Italy mourns victims of Bangladesh terror attack

Rome commemorates nine Italians killed in Dhaka attack.

Italy is mourning the nine Italians who were among 20 civilians killed during a 12-hour siege at a restaurant in the Bangladeshi capital Dhaka on the night of 1 July.

Most of the 20 civilians killed by the group of seven militants were foreigners who were singled out and hacked to death for being unable to quote from the Qu'ran.

Two Italians managed to flee the carnage which ended when police stormed the Holey Artisan Bakery restaurant in the Gulshan diplomatic district in the early hours of 2 July. Police rescued 13 hostages and captured a suspected gunman.

In addition to the 20 civilian deaths, two police officers and six militants were killed in the attack which was claimed by radical Islamist militant group ISIS. However Bangladesh's interior ministry said the attackers belonged to local outlawed militant group Jamaeytul Mujahdeen Bangladesh (JMB) and had no links to ISIS. Bangladeshi authorities also said the attackers were educated young men, from wealthy backgrounds, who saw jihad as “fashionable.”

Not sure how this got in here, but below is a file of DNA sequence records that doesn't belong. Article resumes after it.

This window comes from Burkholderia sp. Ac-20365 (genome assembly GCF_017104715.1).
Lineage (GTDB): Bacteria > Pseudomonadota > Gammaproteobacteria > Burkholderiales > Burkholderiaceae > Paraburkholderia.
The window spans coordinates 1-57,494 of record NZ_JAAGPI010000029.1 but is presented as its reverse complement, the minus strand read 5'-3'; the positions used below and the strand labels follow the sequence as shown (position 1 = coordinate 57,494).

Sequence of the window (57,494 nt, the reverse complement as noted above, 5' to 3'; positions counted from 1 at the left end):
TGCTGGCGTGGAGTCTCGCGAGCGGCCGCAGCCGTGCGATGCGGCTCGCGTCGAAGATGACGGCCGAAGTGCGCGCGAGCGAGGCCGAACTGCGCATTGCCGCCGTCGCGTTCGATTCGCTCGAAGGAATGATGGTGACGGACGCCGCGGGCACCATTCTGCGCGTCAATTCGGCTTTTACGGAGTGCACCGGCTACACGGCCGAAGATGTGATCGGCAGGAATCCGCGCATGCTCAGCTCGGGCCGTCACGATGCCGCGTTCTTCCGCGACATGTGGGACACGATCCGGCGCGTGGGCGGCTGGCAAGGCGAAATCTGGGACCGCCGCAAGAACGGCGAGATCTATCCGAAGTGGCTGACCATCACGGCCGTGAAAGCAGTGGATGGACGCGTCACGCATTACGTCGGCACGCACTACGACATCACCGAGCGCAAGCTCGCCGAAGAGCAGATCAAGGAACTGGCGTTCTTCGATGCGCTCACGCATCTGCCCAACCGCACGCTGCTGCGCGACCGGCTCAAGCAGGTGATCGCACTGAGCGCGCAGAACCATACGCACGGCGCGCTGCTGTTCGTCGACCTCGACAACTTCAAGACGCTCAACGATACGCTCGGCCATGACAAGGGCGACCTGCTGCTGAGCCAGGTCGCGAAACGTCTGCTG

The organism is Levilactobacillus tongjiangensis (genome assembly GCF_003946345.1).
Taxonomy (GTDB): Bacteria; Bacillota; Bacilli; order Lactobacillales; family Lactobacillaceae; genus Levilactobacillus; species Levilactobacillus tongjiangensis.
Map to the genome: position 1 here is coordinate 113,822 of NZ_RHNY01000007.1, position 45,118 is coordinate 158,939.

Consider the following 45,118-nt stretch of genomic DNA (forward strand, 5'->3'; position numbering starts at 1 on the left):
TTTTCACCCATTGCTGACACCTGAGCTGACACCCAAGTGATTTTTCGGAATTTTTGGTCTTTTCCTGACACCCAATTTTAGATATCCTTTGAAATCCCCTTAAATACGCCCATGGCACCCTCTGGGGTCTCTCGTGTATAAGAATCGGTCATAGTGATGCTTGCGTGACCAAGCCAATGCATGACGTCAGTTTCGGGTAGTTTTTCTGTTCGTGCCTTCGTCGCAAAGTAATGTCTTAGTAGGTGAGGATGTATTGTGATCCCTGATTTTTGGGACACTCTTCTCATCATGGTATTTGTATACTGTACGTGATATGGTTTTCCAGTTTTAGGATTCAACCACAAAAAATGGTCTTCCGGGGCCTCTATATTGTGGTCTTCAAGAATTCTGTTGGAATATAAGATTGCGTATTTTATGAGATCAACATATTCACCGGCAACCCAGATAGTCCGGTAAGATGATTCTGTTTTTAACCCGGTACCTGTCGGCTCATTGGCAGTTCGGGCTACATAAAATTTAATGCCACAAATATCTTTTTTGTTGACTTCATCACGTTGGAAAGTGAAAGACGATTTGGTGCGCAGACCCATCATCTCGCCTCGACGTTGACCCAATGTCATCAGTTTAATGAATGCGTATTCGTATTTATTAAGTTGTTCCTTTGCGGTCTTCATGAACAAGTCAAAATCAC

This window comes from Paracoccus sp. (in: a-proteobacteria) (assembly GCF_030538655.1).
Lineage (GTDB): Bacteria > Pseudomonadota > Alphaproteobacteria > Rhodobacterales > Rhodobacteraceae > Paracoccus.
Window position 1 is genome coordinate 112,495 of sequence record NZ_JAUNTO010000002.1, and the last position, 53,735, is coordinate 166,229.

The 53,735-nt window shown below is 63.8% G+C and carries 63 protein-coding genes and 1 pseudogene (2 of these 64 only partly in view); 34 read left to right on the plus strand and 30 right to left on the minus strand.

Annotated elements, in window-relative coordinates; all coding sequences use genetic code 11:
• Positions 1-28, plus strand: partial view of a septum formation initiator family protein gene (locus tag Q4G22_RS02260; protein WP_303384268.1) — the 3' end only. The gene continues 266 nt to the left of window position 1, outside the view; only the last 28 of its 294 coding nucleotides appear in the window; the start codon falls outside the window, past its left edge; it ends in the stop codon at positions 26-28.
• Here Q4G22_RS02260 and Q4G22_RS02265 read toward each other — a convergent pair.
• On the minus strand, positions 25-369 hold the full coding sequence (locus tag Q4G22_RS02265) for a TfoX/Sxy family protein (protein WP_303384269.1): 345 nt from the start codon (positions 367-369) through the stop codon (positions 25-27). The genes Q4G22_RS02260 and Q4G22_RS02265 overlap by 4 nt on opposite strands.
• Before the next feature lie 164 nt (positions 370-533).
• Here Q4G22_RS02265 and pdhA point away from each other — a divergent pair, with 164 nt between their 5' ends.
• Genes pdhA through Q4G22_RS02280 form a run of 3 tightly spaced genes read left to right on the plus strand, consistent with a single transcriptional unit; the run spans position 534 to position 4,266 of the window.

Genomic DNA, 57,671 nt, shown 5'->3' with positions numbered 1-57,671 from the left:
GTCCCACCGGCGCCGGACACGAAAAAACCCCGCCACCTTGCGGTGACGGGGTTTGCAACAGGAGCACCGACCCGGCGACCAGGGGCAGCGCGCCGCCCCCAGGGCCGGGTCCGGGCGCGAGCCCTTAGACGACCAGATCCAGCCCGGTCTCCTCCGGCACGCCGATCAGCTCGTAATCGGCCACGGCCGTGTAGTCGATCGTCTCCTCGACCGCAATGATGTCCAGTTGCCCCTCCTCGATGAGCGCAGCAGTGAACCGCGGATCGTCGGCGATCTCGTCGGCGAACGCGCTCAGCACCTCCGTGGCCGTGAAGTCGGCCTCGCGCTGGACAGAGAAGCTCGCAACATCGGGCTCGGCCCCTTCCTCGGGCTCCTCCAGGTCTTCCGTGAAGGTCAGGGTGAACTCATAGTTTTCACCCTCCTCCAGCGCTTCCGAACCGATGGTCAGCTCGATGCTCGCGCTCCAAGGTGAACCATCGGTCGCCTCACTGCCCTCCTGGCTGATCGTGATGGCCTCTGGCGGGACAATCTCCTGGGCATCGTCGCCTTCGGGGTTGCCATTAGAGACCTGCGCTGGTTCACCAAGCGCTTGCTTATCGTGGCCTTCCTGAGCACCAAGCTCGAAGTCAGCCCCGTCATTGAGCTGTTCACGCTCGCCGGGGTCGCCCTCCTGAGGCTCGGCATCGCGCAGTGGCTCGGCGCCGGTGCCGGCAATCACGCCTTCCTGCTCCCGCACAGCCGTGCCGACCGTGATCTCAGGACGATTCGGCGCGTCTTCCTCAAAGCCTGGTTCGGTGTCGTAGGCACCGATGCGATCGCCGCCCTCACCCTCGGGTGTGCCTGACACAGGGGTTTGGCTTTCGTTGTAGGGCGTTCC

Condemning the attack, Italian premier Matteo Renzi said that Italy is united and would not “retreat in the face of madness.” President Mattarella cut short a state visit to Latin America because of the massacre, while Pope Francis denounced the “senseless violence perpetrated against innocent victims.”

On 2 July Rome's city hall was illuminated with the Italian tricolour, on the orders of the capital's new mayor Virginia Raggi, and the Italian national football team wore black armbands, to commemorate those killed in Dhaka, during the Euro 2016 quarter final against Germany.

The Italian victims were based in Bangladesh where they worked mainly in the textile industry. They were named by Italy's foreign ministry as Adele Puglisi, Marco Tondat, Claudia Maria D'Antona, Nadia Benedetti, Vincenzo D'Allestro, Maria RiBoli, Cristian Rossi, Claudio Cappelli and Simona Monti.

In addition to the nine Italians, the civilian casualties included seven Japanese, one Indian, two Bangladeshis and one US citizen of Bangladeshi origin.